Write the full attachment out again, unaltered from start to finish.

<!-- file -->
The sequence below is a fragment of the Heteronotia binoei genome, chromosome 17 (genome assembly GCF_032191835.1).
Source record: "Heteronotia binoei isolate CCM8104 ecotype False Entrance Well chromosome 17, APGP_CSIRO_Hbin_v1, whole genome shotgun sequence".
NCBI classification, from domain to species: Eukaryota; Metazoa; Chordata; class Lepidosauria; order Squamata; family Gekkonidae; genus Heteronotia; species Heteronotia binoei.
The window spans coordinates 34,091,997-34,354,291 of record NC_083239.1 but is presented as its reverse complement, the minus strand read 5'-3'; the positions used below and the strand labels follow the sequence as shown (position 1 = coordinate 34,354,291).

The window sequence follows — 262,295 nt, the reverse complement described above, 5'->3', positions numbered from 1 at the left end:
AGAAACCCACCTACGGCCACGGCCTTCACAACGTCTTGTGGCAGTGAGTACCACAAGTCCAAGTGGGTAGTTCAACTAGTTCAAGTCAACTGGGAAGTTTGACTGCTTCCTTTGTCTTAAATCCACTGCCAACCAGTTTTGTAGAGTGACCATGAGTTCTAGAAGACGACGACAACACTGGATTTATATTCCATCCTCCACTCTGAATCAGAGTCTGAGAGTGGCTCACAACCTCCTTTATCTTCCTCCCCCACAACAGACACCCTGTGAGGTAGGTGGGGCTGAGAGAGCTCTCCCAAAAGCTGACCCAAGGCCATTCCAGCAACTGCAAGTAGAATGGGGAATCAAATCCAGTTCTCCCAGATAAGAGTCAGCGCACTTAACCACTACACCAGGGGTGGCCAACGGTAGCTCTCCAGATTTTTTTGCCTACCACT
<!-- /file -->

The sequence below is a fragment of the Heteronotia binoei genome, chromosome 17 (genome assembly GCF_032191835.1).
Source record: "Heteronotia binoei isolate CCM8104 ecotype False Entrance Well chromosome 17, APGP_CSIRO_Hbin_v1, whole genome shotgun sequence".
NCBI classification, from domain to species: Eukaryota; Metazoa; Chordata; class Lepidosauria; order Squamata; family Gekkonidae; genus Heteronotia; species Heteronotia binoei.
The window spans coordinates 34,091,997-34,354,291 of record NC_083239.1 but is presented as its reverse complement, the minus strand read 5'-3'; the positions used below and the strand labels follow the sequence as shown (position 1 = coordinate 34,354,291).

The window sequence follows — 262,295 nt, the reverse complement described above, 5'->3', positions numbered from 1 at the left end:
AGAAACCCACCTACGGCCACGGCCTTCACAACGTCTTGTGGCAGTGAGTACCACAAGTCCAAGTGGGTAGTTCAACTAGTTCAAGTCAACTGGGAAGTTTGACTGCTTCCTTTGTCTTAAATCCACTGCCAACCAGTTTTGTAGAGTGACCATGAGTTCTAGAAGACGACGACAACACTGGATTTATATTCCATCCTCCACTCTGAATCAGAGTCTGAGAGTGGCTCACAACCTCCTTTATCTTCCTCCCCCACAACAGACACCCTGTGAGGTAGGTGGGGCTGAGAGAGCTCTCCCAAAAGCTGACCCAAGGCCATTCCAGCAACTGCAAGTAGAATGGGGAATCAAATCCAGTTCTCCCAGATAAGAGTCAGCGCACTTAACCACTACACCAGGGGTGGCCAACGGTAGCTCTCCAGATTTTTTTGCCTACCACT